Europe is trying to regulate AI. That could backfire.

  • The EU Parliament has approved the Artificial Intelligence Act.
  • The act, born in 2021, plans to categorize AI risk and ban unacceptable use cases.
  • One AI expert said it risks creating “AI policy tax havens” as countries try to attract investment.

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The European Union is forging ahead with its plans to regulate artificial intelligence.

On Wednesday, the European Parliament approved the Artificial Intelligence Act, with 523 votes in favor, 46 against, and 49 abstentions.

“Europe is NOW a global standard-setter in AI,” Thierry Breton, the European internal market commissioner, said on X. “We are regulating as little as possible — but as much as needed!”

It’s the first attempt at sweeping AI control by a major regulator to protect its citizens from the technology’s potential risks. Other countries, including China, have already brought in rules around specific uses of AI.

The legislation has been questioned by some commentators, such as AI and deepfakes expert Henry Ajder, who called it “very ambitious.” While calling it an overall positive step, he warned it risked making Europe less competitive globally.

“My concern is that we will see companies explicitly avoiding developing in certain regions where there is robust and comprehensive regulation,” he told Business Insider. “There will be countries that almost act as AI policy tax havens where they explicitly avoid enforcing harsh legislation to try to attract certain kinds of organizations.”

The act has been in the works for some time. First mooted in 2021, it was provisionally agreed in negotiations with member countries in December 2023.

The EU legislation plans to assign the risks of AI applications into three categories, with applications that cause unacceptable risk set to be banned.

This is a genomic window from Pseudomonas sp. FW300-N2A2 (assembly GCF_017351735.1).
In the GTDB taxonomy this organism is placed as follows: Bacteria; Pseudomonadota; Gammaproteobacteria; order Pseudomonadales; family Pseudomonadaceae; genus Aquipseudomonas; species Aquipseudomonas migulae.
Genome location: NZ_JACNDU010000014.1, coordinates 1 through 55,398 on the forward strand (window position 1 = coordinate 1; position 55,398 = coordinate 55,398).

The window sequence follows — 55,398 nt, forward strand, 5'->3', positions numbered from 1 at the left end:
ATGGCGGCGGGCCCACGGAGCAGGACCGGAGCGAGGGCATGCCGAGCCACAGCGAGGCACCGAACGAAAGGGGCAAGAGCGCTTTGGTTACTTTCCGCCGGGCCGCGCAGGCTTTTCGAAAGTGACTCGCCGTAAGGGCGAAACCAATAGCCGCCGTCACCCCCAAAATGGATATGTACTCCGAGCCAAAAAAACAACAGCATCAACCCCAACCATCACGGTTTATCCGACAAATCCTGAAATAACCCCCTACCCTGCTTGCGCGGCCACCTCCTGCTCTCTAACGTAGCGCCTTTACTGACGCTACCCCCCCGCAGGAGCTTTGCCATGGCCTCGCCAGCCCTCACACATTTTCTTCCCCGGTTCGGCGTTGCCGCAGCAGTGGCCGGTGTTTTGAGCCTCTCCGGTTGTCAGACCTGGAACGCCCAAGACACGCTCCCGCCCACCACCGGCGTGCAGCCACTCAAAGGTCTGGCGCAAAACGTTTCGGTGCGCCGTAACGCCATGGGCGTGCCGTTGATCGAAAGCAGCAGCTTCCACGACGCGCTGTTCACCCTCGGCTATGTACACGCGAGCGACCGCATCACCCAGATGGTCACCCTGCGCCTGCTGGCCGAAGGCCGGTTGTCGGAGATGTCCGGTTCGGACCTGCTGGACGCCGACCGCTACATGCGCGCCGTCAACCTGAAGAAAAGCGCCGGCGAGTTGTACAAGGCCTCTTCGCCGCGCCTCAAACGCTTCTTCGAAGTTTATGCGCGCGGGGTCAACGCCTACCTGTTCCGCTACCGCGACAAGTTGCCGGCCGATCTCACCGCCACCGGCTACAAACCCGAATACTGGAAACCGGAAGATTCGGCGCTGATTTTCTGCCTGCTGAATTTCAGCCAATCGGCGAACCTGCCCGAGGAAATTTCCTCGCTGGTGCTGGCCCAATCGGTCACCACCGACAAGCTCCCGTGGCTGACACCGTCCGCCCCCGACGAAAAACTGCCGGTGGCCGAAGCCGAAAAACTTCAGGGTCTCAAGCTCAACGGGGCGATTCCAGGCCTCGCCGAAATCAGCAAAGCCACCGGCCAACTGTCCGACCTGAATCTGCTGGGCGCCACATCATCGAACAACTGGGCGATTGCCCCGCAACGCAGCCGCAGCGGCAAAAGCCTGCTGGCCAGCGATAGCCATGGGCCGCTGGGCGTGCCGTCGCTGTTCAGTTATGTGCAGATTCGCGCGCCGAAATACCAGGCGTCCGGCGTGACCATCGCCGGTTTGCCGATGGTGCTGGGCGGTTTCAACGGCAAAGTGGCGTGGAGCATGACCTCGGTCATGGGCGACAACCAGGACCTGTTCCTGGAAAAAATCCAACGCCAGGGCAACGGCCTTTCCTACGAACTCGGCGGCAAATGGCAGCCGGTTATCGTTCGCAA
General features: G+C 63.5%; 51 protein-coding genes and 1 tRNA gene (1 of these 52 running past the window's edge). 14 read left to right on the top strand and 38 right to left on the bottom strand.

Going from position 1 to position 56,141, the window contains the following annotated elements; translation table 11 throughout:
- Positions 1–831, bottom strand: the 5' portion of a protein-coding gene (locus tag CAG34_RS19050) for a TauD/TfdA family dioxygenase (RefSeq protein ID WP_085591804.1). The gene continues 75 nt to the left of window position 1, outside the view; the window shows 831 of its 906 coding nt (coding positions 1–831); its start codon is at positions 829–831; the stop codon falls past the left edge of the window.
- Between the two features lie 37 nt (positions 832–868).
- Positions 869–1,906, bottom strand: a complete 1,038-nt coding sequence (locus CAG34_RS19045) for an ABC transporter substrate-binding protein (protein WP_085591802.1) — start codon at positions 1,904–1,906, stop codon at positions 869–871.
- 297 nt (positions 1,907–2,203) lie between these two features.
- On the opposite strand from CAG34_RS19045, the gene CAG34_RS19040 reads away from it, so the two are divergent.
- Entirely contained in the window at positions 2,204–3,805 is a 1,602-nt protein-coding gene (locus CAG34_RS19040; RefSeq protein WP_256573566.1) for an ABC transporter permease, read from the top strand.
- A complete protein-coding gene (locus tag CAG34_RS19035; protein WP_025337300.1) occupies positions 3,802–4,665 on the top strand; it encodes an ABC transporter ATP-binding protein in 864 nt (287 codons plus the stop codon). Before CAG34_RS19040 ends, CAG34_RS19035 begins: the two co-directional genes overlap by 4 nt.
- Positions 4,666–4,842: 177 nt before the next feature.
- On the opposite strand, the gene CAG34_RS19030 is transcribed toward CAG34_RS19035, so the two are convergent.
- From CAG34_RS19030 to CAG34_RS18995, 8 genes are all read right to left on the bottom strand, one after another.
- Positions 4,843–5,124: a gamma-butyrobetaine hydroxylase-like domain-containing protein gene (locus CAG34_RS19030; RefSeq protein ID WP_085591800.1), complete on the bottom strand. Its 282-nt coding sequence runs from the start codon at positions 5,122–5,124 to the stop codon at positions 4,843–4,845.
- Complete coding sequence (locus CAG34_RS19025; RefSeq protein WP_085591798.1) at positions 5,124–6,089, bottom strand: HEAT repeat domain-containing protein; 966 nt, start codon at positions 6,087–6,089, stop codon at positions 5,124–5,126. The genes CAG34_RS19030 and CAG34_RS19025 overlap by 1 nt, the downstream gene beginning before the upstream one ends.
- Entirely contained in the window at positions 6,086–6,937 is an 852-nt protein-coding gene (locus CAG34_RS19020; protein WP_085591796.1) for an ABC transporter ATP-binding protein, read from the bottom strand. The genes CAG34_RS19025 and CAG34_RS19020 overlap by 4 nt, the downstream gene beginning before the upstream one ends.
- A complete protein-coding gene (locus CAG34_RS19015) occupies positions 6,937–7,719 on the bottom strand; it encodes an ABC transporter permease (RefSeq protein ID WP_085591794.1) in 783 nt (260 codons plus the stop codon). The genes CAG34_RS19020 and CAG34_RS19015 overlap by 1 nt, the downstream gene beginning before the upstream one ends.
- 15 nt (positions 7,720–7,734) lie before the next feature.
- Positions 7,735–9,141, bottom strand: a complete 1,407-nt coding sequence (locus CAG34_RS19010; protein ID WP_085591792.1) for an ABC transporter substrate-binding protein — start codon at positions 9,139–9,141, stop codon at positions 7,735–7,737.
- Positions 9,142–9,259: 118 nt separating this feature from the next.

High-risk applications assigned to the second category will be subject to specific legal requirements, while applications in the third will largely left unregulated.

Key milestone

Neil Serebryany, CEO of California-based CalypsoAI, told BI that while the “Act includes complex and potentially costly compliance requirements that could initially burden businesses, it also presents an opportunity to advance AI more responsibly and transparently.”

He called the legislation a “key milestone in the evolution of AI” and an opportunity for companies to consider social values in their products from the earliest stages.

The regulation is expected to come into force in May, providing it passes final checks. Implementation of the new rules will then be phased in from 2025.

How exactly the rules will apply to businesses is also still relatively vague.

Avani Desai, CEO of cybersecurity firm Schellman, said the Act may have a similar impact to the EU’s general data protection regulation (GDPR) legislation and require US companies to meet certain requirements to operate in Europe.

Companies uncertain about the rules can expect more details on the specific requirements in the coming months as the EU Commission establishes the AI Office and begins to set standards, said Marcus Evans at law firm Norton Rose Fulbright.

“The first obligations in the AI Act will come into force this year and others over the next three years, so companies need to start preparing as soon as possible to ensure they do not fall foul of the new rules,” he added.

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Beatrice Nolan